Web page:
Sunday, September 09, 2012
Seeing Things Differently
Last month, in a post titled Husbandly Duties, I talked about the sheer joy* of accompanying my Very Best Beloved on her clothes-shopping expeditions. As all married men, and those in significant relationships, know, this is one of the duties that's part of the small print in your contract. And ... as we all also know ... men and women don't see things quite the same way in a lot of areas, which adds to the joy of shopping.
But, it turns out, there's apparently a sound scientific and evolutionary reason for all that.
My friend Ed, via his Facebook page, pointed me to this fascinating article from National Geographic Daily News: Men and Women Really Do See Things Differently. According to the article, the results of experiments conducted by researchers at Brooklyn College reveal that women are better at discriminating among colors, while men are better at tracking fast-moving objects and discerning detail from a distance. The results seem to indicate that these traits are evolutionary adaptations which may have grown out of our distant pasts as hunters (mostly men) and gatherers (mostly women).
Men's ability to see things at a distance and track moving objects may be related to their higher percentage of testosterone, which contributes to the development of neurons in the visual cortex, which in turn boosts visual acuity. This would, of course, provide an evolutionary advantage conducive to spotting prey at a distance, picking it out of a natural background, and tracking it for the kill.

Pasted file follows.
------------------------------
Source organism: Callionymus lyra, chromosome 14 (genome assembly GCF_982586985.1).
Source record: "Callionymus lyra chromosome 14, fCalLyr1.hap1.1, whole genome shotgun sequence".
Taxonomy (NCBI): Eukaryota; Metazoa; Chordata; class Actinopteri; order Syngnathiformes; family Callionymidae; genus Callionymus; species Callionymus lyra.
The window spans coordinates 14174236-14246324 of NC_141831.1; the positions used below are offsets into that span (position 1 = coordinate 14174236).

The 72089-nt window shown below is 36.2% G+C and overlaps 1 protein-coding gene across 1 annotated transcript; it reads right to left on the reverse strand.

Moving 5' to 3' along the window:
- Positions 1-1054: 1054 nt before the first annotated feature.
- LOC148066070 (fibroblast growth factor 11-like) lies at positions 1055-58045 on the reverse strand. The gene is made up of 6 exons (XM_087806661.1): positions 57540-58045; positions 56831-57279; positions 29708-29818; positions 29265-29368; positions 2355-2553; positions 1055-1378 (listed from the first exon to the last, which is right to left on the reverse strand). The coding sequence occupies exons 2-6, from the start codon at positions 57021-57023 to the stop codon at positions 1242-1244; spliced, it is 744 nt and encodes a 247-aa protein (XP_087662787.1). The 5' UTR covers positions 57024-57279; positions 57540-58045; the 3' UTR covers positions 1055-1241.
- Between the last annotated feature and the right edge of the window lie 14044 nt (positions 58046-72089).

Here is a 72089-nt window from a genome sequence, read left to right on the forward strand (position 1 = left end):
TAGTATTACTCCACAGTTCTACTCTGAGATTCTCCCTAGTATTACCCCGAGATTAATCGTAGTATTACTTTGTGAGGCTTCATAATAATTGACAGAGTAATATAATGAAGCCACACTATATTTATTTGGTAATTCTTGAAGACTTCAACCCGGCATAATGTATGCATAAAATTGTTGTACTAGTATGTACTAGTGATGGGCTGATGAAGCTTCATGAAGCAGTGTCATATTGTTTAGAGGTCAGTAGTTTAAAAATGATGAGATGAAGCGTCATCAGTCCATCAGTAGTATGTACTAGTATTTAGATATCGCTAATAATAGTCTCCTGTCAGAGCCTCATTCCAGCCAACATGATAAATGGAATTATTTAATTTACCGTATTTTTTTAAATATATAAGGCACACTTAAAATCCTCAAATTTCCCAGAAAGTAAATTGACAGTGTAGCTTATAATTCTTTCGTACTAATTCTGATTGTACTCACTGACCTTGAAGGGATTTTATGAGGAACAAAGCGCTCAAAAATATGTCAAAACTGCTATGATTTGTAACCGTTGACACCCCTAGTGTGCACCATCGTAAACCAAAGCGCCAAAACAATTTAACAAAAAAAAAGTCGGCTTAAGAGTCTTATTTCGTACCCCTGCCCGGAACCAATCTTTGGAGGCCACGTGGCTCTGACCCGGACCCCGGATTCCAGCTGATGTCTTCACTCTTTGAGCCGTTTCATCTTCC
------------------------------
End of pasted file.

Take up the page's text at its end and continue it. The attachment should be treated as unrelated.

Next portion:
Women, on the other hand, may have adapted better to the discrimination of colors at closer ranges, which would help them distinguish, for example, ripe from unripe fruits or variations in colors which could signal spoiled or poisonous plants. A professor of optics and visual science at City University London who was quoted in the article noted that women are often deficient in terms of absolute color sensitivity as compared to men, but that they are better at noticing subtle differences among shades of colors. He said that, "If you're not dealing with the absolute sensitivity for color detection but the way in which colors are judged—such as the ability to describe a color, or what that color means, and so on, I'd say that females are definitely much better than males."
Since most of us are no longer hunters and gatherers, these evolutionary adaptations express themselves in other ways. My former co-worker Gwen used to be driven to apoplexy when we'd compliment her on a nice pink blouse that she insisted wasn't pink, but coral; and most women seem instinctively to know that ecru and aubergine are clearly not the same as dirty white or purple.
So, ladies, give us a break when you drag us out to go shopping with you. If we think it's pink, smile and nod and content yourself with knowing in your heart that it's really coral or fuchsia** or rose or salmon. We'll pick the tiger out of the tall grass at a distance and protect you from him ... you dress for the celebration in the color you think is best.
Have a good day, even if you have to look at the world through salmon-colored glasses.
More thoughts tomorrow.
* I'm glad I'm typing this ... it's hard to talk with my tongue stuck so far into my cheek.
** And whoever decided to call it "fuchsia" obviously never considered the linguistic implications of various pronunciations.